These interviews helped to identify ways to address this health situation by increasing physical activity and reducing consumption of sugary drinks.  They started a program to get women to go on a walk while at the tennis court instead of sitting around watching the men play.  They are also trying to use community spaces like churches and schools for healthy activities (free Zumba, family health classes, athletic tournaments).  When they aimed these activities at men, the men showed up alone, but when they involved women the whole family got involved.

Leslie G. Kelen presented “Documentary and Ethnic Identity: Challenges and Possibilities.”  The Center for Documentary Expression and Art is an independent nonprofit organization based in the Salt Lake Valley that joined with the Utah Coalition of La Raza in 2010 to begin a year-long training program for Utah high school-aged Chicano/Latino youth to use oral histories and photos to document Chicano/Latino leaders.  CDEA has done projects on multicultural Utah for over 30 years, and this project aimed at connecting youth with older Chicano/Latino generations.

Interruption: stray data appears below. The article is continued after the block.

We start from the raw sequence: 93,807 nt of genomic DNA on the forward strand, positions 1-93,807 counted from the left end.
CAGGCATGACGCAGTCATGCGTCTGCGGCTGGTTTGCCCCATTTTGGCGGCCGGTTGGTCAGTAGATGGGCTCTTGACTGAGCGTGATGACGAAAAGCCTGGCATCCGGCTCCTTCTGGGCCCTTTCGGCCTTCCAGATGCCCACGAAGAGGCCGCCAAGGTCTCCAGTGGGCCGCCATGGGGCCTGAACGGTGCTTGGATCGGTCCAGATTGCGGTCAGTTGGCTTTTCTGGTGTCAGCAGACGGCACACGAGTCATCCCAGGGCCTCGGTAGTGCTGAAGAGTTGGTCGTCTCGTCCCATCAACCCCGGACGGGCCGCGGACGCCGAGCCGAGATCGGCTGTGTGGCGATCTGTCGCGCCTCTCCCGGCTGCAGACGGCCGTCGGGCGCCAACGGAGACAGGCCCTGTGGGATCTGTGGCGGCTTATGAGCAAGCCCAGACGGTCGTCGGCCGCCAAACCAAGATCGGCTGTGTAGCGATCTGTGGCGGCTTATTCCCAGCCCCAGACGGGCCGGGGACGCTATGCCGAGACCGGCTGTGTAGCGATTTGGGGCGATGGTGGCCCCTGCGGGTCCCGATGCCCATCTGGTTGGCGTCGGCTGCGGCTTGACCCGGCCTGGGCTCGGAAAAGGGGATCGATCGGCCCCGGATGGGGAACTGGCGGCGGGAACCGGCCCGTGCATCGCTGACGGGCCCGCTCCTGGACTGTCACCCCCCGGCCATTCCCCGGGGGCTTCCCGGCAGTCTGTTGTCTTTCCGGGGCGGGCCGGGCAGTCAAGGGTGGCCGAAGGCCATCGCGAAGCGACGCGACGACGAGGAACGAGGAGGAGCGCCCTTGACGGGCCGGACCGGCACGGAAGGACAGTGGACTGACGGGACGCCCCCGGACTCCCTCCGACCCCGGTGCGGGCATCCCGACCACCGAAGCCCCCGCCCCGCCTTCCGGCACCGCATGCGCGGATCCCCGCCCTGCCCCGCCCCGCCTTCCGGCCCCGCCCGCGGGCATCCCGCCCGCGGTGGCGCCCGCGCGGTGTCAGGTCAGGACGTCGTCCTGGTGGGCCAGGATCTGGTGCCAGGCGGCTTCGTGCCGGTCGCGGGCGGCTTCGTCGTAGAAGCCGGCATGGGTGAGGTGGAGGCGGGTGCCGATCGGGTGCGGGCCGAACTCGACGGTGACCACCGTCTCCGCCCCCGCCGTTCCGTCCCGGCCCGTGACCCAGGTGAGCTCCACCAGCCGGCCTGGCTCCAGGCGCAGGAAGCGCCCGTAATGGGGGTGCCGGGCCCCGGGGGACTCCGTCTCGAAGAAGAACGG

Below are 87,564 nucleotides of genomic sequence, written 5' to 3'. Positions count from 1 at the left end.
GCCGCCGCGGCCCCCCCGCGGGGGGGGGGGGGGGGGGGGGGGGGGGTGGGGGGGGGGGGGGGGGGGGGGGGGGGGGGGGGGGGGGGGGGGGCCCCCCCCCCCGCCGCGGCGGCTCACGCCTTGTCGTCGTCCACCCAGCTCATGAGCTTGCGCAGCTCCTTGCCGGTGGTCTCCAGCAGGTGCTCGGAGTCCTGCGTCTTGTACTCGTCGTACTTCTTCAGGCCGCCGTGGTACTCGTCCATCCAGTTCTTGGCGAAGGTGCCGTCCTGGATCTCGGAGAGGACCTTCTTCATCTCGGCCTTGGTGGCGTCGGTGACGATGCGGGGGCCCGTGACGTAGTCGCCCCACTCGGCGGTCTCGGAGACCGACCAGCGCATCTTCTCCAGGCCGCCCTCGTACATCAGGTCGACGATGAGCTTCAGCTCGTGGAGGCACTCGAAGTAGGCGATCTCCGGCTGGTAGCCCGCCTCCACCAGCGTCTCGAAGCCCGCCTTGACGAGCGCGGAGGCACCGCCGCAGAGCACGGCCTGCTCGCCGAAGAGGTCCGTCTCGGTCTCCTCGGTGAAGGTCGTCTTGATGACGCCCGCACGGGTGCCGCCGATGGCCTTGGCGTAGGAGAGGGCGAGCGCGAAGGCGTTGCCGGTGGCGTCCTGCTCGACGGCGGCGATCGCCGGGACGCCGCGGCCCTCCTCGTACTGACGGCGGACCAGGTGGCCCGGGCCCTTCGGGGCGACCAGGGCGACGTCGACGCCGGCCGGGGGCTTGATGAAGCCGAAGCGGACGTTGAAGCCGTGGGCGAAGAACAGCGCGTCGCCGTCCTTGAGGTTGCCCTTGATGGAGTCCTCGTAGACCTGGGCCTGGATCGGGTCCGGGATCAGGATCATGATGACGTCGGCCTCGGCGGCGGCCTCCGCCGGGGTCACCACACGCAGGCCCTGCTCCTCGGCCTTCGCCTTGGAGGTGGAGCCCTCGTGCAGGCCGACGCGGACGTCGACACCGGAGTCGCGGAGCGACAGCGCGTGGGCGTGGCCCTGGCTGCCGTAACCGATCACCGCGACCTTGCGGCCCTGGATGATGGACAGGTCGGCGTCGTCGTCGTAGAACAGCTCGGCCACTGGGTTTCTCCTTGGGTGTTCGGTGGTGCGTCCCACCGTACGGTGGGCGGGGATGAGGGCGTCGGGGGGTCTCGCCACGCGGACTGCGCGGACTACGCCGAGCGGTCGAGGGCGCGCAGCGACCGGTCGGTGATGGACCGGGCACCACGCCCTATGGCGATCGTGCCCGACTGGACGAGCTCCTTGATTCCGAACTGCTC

CDEA treats oral histories as personal stories that bring memories into public, document stories that may not be known otherwise, and break social barriers to show youth they can succeed.  Oral histories help break down barriers between generations, model storytelling, and get youth to think about their own stories.  Kelen then demonstrated CDEA’s oral history website, which includes general information and a bibliography followed by an interview section. He then played with an interview with Andrew Valdez, first Hispano-Latino judge appointed to the bench in Utah, produced by Kelen’s son.  Valdez spoke about his mom, who worked full time and encouraged him to pursue an education.  She came from a New Mexico Hispanic community, refused to accept welfare, and encouraged a strong work ethic in him.  Next he played an interview with Ruby Chacón, a Salt Lake City artist who discusses how her work as an artist was shaped by her identity and the way Chicano/Latino people are (mis)represented in media.  Finally he showed several films of student interviewers speaking about their own lives.  They discussed challenges of crossing the border alone, losing family members abroad, fearing for their own safety due to their immigration status, and dealing with the deportation of their parents, but also spoke about their dreams and aspirations for the future, to succeed here in the U.S.